On 01 Jan 2014, at 22:45, Chris de Morsella wrote:

From: everything-list@googlegroups.com [mailto:everything-list@googlegroups.com ] On Behalf Of Bruno Marchal
Sent: Wednesday, January 01, 2014 3:50 AM
To: everything-list@googlegroups.com
Subject: Re: Another shot at how spacetime emerges from computational reality

On 31 Dec 2013, at 22:16, LizR wrote:

My 15 year old son asked me "Why do people believe in God?"

Because all correct machine, cognitively rich enough (= believing in numbers and induction, or being Löbian, ...) when they look inward, discover the gap between G and G*, or the gap between truth about them and proof about them.

Then some machine try to communicate that experience---which is impossible, and so they will use image and parables, which are not understood, and parrots repeat, politician exploits, and little children believe they parroting parents, teachers, etc.

We all believe, consciously or unconsciously, in God, in that large sense of a transcendental reason of our existence, but we are always wrong when we project attributes to It/Her/Him, and much more wrong when invoking them for direct terrestrial purposes, where "God" is only an authoritative argument (always invalid, especially in the religion field, where it used the most).

>>Adults believing literally in fairy tales are just infants refusing to grow spiritually. They are governed by people who want steal the responsibility and the maturity, and which have no interest at all in spiritual research. The goal is to steal more easily the money and power.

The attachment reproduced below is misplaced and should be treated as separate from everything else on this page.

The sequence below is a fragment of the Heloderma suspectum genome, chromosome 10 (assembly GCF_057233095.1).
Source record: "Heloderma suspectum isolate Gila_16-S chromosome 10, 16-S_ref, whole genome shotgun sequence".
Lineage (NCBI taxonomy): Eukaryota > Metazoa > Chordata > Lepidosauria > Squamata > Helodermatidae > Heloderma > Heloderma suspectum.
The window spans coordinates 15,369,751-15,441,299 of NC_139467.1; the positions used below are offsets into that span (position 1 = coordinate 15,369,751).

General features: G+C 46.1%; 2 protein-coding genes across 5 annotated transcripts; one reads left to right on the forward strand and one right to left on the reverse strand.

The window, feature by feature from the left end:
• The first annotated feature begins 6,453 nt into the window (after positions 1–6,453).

Religion – IMO -- can be distilled down to politics by other means; it harnesses the deepest urges and powerful impulses within us and systemizes these, providing channelized modalities of expression that provides the worshipper with internal validation and preset answers, while corralling them into a protean mass whose collective energy and “will” can be directed towards achieving whatever political goals is profitable for the individuals controlling the belief establishment. Something I find fascinating is how so many religions and pseudo- religions seek to establish a monopoly on belief….

I tend to think that only pseudo-religions do that. Some people can be genuinely half-enlightened, though, and be sincere in the attempt to communicate what is strictly incommunicable.

Computationalism will not be an exception. Some people will believe literally that G* minus G applies normatively to them, and this will make them inconsistent. That is why I insist it is only modest science and that we must make the hypotheses explicit (comp + some amount of cautious hope in meta-self-correctness).

on what can be believed and what cannot be believed. If belief is the currency of religion;

Belief is the currency of science, if not of everything.

it stands to reason that established faiths seek to maintain a stranglehold on the entire psychological apparatus of belief within the populations of individuals that are born into the regions (or communities) where these organized belief systems prevail.

If you can control the beliefs, you can control the people. But if theology is conceived as a science, then you get the means to interrogate the beliefs, criticize the theories, single out the contradiction and progress toward possible truth (Dt). That should help to avoid the "monopoly".

This asks for some amount of courage or "spiritual maturity". Maturity here is the ability/courage to realize and admit that we don't know. This has no sex-appeal, as we are programmed to fake having the answer, especially on the fundamentals, to reassure the kids or the member of the party ...



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